Gain From Loss: Why The Person Who Cares More Actually Wins

by Dan Scotti

They say “the person who cares less always wins.”

I mean, from a mathematical standpoint, yeah, I guess this statement holds some validity.

With regard to relationships, the person who puts the least amount into a given exchange will walk away with more once the relationship ends (and everything is in pieces on the floor).

But, in reality, that all hinges on the relationship’s ultimate demise.

Think about it: If you’re preventing yourself from giving something your all – in fear of walking away less hurt if sh*t goes wrong – you’re pretty much already preparing for failure.

In other words, it’s really a loser’s mentality.

I’ve never believed in doing anything half-assed. If I was going to do something, I was going to do it 150 percent. And if that meant falling flat on my face in front of all my peers (I don’t know any of this from experience) – well, then I was going to fail at 150 percent just the same.

You can’t worry about the aftermath of a plan before actually giving yourself a fair turn at trying to execute it first.

I’m a sports fan, so please, pardon the sports analogy, but like with most of life’s virtues, I can relate it back, somehow, to Michael Jordan.

Seriously though, just think about all the game-winning shots he took throughout his career.

If he really thought about all the negative headlines and press that could have sprung up the next morning had the ball clanked off the back iron, I’m sure he would’ve thought twice before pulling up (and possibly pushing off) in Bryon Russell’s face.

Relationships aren’t really much different. In order for anything to work out, you need to invest yourself fully in it – like Jordan did with winning rings.

To attain any sort of success in life, you must first accept failure as a plausible option. With that said, it really shouldn’t change the way you go about things.

You may think holding back from a relationship – or keeping certain people at bay – will prevent you from heartbreak if ever things went sour, but you must also realize you’re limiting your currently active relationship in the present (and probably for the future, too).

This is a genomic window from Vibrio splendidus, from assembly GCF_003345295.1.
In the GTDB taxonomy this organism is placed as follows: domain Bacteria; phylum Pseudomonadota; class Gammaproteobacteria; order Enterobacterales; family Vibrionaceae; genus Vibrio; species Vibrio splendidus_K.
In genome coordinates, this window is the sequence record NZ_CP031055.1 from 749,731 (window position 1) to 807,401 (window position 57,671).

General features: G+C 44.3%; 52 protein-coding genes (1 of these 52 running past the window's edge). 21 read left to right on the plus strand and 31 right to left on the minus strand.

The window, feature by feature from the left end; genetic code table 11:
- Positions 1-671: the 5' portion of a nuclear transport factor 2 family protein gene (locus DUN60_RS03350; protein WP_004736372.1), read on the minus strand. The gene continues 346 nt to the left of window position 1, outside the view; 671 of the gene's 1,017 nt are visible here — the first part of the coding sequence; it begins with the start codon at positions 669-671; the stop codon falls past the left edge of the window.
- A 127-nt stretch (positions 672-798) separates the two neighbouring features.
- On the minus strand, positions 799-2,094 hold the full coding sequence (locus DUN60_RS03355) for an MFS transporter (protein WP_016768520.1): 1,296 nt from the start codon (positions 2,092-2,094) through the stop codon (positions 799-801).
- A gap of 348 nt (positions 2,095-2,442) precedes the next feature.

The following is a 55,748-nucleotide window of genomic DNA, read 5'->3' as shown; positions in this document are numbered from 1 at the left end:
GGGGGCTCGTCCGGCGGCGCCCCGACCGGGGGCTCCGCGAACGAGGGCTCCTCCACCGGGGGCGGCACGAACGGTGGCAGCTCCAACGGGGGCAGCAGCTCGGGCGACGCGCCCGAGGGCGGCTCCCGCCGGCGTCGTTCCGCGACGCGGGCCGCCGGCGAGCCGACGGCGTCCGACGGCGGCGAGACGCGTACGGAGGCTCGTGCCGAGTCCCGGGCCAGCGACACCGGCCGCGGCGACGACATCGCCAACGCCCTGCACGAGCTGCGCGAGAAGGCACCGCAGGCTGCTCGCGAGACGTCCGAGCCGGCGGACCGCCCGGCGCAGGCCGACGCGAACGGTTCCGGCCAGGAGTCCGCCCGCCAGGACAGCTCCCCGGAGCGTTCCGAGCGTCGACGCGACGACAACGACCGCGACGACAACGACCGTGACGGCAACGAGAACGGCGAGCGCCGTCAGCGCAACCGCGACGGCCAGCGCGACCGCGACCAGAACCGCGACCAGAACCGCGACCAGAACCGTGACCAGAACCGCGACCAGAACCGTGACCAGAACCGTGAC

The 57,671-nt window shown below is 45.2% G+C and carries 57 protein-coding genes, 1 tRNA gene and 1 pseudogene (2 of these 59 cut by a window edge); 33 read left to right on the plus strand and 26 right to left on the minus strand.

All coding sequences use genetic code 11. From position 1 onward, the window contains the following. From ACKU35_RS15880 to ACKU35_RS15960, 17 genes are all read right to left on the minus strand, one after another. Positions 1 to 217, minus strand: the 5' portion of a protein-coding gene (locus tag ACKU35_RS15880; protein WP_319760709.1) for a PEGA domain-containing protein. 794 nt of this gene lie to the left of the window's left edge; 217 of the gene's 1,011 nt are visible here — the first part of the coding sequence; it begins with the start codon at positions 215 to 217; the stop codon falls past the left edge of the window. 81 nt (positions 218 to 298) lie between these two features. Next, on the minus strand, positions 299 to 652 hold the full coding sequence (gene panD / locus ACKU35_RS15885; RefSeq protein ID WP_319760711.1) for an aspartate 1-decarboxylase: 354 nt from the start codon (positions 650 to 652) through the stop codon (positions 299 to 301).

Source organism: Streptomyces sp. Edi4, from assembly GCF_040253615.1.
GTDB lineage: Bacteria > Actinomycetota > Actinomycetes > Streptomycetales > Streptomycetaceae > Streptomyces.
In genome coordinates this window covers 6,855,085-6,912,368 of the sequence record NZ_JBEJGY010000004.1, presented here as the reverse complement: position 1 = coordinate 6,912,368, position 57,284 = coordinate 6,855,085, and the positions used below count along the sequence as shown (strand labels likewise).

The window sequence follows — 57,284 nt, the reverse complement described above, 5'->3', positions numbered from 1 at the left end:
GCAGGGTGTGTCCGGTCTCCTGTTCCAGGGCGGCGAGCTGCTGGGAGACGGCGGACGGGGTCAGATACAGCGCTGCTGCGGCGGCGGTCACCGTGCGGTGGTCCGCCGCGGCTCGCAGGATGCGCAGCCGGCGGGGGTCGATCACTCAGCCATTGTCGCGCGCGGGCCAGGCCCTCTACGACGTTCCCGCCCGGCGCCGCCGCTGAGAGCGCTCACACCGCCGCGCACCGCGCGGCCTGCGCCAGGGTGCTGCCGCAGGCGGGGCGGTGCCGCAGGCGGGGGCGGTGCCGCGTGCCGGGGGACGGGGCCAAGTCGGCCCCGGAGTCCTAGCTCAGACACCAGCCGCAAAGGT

At the end of the day, you need to stop and ask yourself, “What do I truly want?” If the answer to that question is to find love or a positive relationship or anything that will provide benefits down the line, you’re going to have to let your guard down. It’s really the only way.

At the same time, if your intentions are really only geared toward “damage control” or to avoid getting hurt by anyone at all, then maybe keep striving toward apathy.

But your end game won’t be any more fulfilling than the relationships you will make from the sidelines.

Like most things in life, when it comes to relationships, you’ll always get what you put in.

Your last relationship could’ve went up in flames, and you might still be feeling the residual heartbreak, but you’ll always be able to carry the lessons you learned from it with you for future ones.

You’ll never know how you react to intense emotion if you never have the chutzpah to invest it into something in the first place.

Life is about the failures; I’m sure you’ve heard that before, but it’s one of those clichés you need to constantly remind yourself.

Sure, the person who “cares less” might look like he or she is walking away from a smoldering relationship more “scot-free,” but that’s a shallow impression to make.

With most relationships, the person who walks away with the most scars is usually the true winner. At least in virtue.

The only way to become a better person in life is to constantly strive towards progress.

With everything, with yourself, with your work, your fitness – all aspects of your life. And your interpersonal relationships are a staple of your overall health.

In order to make any progress in life, steps backward – before going forward – are sometimes inevitable. I’ve always viewed stagnancy, or not moving anywhere at all, as worse than moving backward.

At least when you take one step back, you’ll usually find a bit of extra ambition that you can use to propel yourself forward.

After all, when the sh*t hits the fan, you can either bounce back or bounce backwards.

With stagnancy, however, comes complacency, and that’s the enemy of progress.

The person who cares more about a relationship will always win, regardless of what anyone else might think.

It’s not about who saved more face among peers or who walked away as the “right one” when all the dust settles.

The only thing that’s important after coming out of a relationship is experience.

Those who actually devote effort into their relationships will learn how it feels to care for something bigger than themselves and ultimately lose it.

This experience will allow them to take certain aspects of their former relationships – those that didn’t work – and use them for progression, to one day find a relationship that does finally work.

Leave the rest to fate.